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    Another consideration in a commercial organization is the confidentiality of customer information. In many cases, e-mail is the only practical way of employees exchanging customer information. Once those e-mails have a means of getting outside the organization's firewalls, the business faces enormous potential risk.


    OTOH, all it takes to get such rules relaxed, despite IT's misgivings, is for some senior exec to decide he wants to get his company e-mail on his shiny new phone. This is one of the reasons why IT guys often have that haunted look in their eyes...
     
  9. RobbM

    RobbM Big Shot in the Lab

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    Thanks, everyone, for some great info on this issue. I hope melmoe doesn't consider his thread hijacked!

    We have a very robust network here now despite the fact it uses ancient (in computer terms) equipment, and with the upgrades that are going into place now, it should be even better. Although every department's budget has been cut, IT spending is strong here because the value of online education has truly made itself clear.

    Oh, and incidentally, our student email accts are actually outsourced to Microsoft now.
     
  10. hal

    hal itchy and cold feet hal

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    RobbM, I have a good number of friends committed to education (you included :)), and by several reasons (my ex-GF's kids included) I am in touch with a lot of kids in s. high school and college. Thus, I am quite updated about the level of development of many universities here, and several outbounds. The point is, I just can't recall any example in which the users, the IT admins or the teachers say "we are tops in IT". Doesn't matter whether the school is public or private, it always seems that IT is intended to be the spearpoint of the school's mechanics, and it's the last to receive the budget.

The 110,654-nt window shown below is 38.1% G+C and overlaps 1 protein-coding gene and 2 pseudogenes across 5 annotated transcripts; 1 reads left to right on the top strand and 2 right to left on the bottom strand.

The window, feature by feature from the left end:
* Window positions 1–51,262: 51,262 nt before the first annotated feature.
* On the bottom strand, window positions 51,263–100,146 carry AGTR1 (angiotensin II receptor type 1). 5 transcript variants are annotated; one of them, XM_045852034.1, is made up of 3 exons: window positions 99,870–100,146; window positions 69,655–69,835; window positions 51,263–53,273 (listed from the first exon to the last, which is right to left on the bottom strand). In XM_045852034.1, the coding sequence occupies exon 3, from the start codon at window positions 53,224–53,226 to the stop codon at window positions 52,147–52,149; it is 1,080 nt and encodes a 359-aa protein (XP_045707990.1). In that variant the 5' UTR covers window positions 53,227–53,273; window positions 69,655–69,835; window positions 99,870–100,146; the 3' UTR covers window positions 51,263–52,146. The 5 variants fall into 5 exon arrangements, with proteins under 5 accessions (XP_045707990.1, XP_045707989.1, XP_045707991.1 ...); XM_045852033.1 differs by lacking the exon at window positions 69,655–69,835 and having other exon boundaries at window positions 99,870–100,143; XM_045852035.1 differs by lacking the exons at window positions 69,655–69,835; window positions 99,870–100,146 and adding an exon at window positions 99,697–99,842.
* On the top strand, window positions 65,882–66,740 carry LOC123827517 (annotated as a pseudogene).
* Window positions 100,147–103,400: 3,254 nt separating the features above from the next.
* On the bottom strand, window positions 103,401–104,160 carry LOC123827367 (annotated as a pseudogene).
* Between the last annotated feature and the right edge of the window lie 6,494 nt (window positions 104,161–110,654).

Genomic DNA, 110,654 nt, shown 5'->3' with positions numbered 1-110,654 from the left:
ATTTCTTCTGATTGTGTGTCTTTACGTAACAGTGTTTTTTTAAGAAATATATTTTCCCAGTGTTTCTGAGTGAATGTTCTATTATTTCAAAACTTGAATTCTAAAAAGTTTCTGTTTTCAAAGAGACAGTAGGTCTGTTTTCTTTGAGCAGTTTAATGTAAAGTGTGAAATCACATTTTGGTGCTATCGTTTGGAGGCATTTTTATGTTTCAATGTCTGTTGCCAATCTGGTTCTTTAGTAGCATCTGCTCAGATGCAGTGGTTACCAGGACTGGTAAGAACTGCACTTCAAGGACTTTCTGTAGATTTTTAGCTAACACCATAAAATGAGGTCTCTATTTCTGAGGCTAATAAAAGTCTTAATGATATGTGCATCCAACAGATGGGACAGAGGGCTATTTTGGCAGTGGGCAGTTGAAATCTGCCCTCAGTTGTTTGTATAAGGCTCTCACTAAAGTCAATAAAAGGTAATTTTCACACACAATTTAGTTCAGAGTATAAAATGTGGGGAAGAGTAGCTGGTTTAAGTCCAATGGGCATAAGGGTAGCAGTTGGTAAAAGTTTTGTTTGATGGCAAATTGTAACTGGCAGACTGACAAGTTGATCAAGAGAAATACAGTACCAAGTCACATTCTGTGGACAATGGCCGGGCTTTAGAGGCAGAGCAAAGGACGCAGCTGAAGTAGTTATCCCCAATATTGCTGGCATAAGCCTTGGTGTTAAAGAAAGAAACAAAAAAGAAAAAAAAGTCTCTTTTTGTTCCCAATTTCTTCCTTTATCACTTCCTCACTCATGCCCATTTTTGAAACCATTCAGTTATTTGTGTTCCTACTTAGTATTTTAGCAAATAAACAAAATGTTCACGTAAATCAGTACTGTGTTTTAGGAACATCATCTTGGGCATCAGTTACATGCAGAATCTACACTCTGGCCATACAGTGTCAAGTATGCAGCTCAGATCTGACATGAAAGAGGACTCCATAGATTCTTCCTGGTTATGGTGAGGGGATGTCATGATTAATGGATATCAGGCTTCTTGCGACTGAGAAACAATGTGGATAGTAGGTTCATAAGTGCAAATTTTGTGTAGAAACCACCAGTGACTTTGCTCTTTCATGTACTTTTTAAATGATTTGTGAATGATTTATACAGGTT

Maybe that's why (I reckon) education is one of the occupational fields in which Linux thrusted as an option... for reasons founded on budget. Linux is lean, the OS is cheap to freeware, lots of apps free as well, and you can run it in old computers. So even the whole system seems to be running on firewood, the people have email, and there's web surfing and etc.

    When I started my university years, I attended a university that had an already strong IT program. But, in times (early 90's) when IT was already considered important but you could find few people to run the dept. and few population to take benefit from it. So the school admins invested in IT with caution, and not always wisely. And a weird (yet common) feature: most of the significant developments in IT were achieved by your favorite geek that took over the computer nobody else knew how to use (a-la-PalmGeek). The latter is not about money, but about curiosity. The Geek Factor :D